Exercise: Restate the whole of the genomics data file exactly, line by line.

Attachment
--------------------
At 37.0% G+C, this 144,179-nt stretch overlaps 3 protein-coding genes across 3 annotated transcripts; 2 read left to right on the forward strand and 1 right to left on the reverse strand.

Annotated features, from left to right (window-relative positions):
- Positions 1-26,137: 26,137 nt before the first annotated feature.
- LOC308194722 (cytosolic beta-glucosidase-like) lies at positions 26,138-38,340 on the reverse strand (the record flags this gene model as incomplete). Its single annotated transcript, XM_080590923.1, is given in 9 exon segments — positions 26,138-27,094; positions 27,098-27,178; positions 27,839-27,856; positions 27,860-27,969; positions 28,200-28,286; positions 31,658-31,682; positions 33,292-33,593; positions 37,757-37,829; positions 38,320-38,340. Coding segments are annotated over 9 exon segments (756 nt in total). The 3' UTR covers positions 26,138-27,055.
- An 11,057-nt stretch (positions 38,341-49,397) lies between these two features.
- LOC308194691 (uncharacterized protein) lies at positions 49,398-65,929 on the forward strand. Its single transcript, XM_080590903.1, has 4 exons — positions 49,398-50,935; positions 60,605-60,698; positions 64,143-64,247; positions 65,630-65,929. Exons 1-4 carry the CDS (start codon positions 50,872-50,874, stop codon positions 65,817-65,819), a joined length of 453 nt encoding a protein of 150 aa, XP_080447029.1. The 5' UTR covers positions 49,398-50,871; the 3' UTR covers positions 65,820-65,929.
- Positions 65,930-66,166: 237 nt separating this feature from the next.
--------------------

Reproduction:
At 37.0% G+C, this 144,179-nt stretch overlaps 3 protein-coding genes across 3 annotated transcripts; 2 read left to right on the forward strand and 1 right to left on the reverse strand.

Annotated features, from left to right (window-relative positions):
- Positions 1-26,137: 26,137 nt before the first annotated feature.
- LOC308194722 (cytosolic beta-glucosidase-like) lies at positions 26,138-38,340 on the reverse strand (the record flags this gene model as incomplete). Its single annotated transcript, XM_080590923.1, is given in 9 exon segments — positions 26,138-27,094; positions 27,098-27,178; positions 27,839-27,856; positions 27,860-27,969; positions 28,200-28,286; positions 31,658-31,682; positions 33,292-33,593; positions 37,757-37,829; positions 38,320-38,340. Coding segments are annotated over 9 exon segments (756 nt in total). The 3' UTR covers positions 26,138-27,055.
- An 11,057-nt stretch (positions 38,341-49,397) lies between these two features.
- LOC308194691 (uncharacterized protein) lies at positions 49,398-65,929 on the forward strand. Its single transcript, XM_080590903.1, has 4 exons — positions 49,398-50,935; positions 60,605-60,698; positions 64,143-64,247; positions 65,630-65,929. Exons 1-4 carry the CDS (start codon positions 50,872-50,874, stop codon positions 65,817-65,819), a joined length of 453 nt encoding a protein of 150 aa, XP_080447029.1. The 5' UTR covers positions 49,398-50,871; the 3' UTR covers positions 65,820-65,929.
- Positions 65,930-66,166: 237 nt separating this feature from the next.